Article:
Happy Lupercalia: Wolf Valentine's Day
The Origins of the Lupercalia
Lupercalia was started to honor a forgotten fertility god, but during the Augustan period, the god Lupercus had been invented to explain the festival, according to the Dictionary of Roman Religion. Adkins and Adkins, authors of the book, state that Faunus might have been the god of Lupercalia.
The Lupercalia Festival Itself
The festival was held on February 15th, the day after the modern Valentine's Day Celebration. The month of February occurred later in the Roman calendar. Celebrants would gather at the Lupercal cave on the Palatine Hill in Rome, where Romulus and Remus were suckled by their adoptive wolf mother, according to Roman legend. Note: she-wolves suckling infants is a common trope. Try telling a she-wolf not to breast feed in public.
The Latin for she-wolf was slang for prostitute. Servius, a 4th century pagan commentator on Vergil, says that it was in the Lupercal that Mars ravished and impregnated the twins' mother. (Servius ad. Aen. 1.273)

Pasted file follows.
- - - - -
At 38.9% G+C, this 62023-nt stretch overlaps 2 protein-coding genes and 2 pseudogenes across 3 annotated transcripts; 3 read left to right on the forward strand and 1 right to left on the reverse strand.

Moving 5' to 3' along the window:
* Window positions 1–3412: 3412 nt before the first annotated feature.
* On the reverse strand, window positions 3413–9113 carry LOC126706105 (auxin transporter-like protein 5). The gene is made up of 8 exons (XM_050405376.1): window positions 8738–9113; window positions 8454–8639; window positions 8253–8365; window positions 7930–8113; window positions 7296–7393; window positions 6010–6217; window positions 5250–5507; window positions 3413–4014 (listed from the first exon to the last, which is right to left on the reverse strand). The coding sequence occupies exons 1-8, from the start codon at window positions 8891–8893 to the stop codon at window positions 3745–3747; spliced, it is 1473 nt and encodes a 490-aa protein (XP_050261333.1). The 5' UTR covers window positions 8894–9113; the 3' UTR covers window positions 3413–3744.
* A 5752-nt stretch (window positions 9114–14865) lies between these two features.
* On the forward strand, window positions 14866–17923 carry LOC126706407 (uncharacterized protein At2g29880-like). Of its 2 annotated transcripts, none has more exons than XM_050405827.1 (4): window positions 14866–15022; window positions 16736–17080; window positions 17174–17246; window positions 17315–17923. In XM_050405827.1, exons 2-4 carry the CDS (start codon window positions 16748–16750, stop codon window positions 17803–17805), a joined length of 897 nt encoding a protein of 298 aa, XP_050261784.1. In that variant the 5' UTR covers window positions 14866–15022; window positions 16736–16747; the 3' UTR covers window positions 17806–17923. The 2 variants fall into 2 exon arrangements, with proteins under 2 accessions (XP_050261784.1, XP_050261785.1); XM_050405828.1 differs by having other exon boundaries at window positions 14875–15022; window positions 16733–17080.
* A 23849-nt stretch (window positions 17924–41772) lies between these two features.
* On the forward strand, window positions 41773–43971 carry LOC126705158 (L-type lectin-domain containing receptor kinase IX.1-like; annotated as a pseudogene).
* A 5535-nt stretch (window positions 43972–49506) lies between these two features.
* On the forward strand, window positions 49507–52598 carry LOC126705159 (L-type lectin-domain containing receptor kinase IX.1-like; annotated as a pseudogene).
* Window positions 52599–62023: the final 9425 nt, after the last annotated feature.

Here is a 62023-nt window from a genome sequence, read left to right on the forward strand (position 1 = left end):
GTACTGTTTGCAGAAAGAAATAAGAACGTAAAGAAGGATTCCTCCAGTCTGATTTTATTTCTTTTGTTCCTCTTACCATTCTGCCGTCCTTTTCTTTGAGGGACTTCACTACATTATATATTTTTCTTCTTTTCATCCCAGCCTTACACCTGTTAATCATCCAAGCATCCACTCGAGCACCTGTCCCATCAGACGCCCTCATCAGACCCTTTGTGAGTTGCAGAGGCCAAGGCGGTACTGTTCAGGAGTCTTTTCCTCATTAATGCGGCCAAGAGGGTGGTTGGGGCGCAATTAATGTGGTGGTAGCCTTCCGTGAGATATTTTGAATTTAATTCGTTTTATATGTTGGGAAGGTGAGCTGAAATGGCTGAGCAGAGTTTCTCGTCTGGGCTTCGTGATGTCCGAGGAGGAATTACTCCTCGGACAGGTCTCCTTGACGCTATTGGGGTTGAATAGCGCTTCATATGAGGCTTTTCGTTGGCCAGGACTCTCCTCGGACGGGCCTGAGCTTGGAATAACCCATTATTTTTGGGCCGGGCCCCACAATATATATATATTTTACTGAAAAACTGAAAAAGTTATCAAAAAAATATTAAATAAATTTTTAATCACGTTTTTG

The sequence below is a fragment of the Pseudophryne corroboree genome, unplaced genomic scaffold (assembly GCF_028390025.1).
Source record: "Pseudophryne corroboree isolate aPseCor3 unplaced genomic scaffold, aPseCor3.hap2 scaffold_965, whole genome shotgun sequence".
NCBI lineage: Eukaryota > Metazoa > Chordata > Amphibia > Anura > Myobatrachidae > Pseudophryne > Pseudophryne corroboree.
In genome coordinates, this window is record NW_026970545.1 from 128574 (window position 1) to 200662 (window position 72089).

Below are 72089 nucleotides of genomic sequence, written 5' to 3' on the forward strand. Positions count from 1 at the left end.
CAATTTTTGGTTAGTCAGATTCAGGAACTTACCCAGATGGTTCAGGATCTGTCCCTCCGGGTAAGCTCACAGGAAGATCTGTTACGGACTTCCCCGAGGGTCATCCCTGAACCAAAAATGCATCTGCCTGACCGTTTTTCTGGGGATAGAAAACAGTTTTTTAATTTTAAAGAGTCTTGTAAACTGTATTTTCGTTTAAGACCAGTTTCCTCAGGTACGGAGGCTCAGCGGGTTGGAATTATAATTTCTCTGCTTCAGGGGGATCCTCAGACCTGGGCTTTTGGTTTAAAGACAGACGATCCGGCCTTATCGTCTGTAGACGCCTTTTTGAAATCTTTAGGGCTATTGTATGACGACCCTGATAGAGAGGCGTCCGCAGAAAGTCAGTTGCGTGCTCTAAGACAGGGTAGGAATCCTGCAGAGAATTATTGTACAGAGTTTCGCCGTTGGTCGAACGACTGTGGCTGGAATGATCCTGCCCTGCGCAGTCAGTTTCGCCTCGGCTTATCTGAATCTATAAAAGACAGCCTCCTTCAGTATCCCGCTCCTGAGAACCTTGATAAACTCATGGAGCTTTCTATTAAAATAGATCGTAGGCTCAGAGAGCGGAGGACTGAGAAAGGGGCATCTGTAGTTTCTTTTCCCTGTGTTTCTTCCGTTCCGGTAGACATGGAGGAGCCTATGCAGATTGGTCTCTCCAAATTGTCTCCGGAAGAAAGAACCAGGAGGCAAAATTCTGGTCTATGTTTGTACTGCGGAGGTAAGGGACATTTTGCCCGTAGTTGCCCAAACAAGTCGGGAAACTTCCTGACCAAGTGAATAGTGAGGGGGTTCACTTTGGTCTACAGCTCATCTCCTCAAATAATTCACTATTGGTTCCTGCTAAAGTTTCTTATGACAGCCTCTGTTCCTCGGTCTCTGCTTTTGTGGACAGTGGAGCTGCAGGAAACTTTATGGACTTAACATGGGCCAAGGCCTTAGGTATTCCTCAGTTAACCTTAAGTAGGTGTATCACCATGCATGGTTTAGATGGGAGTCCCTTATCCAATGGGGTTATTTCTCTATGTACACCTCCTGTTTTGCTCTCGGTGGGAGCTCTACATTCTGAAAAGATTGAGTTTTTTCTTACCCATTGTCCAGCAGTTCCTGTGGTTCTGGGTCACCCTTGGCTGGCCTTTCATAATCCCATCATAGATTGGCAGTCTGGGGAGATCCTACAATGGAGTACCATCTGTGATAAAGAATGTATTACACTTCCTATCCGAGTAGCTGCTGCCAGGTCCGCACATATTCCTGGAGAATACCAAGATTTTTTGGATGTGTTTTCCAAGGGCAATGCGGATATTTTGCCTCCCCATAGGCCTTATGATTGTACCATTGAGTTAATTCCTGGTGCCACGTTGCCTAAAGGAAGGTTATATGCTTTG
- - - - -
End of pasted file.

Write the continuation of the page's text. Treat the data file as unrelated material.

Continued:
Luperci Priests made sacrifices of goats and dogs as part of the festival, and two young people were smeared by the blood of the sacrifice and then wiped away by wool dipped in milk. As part of the Lupercalia celebration, young men would go through the streets whipping people, mostly women, with strips of goat skins to encourage fertility.
The occasion was happy and festive. It is from these implements of purification, or februa, that the month of February gets its name. This act also supposedly provided purification from curses, bad luck, and infertility. Not to mention some kinky fun.
During Lupercalia the names of available maidens were placed in a box and drawn out by the young men. Each man accepted the girl whose name he drew as his love - for the duration of the festival, or sometimes longer. This was just as good as online dating!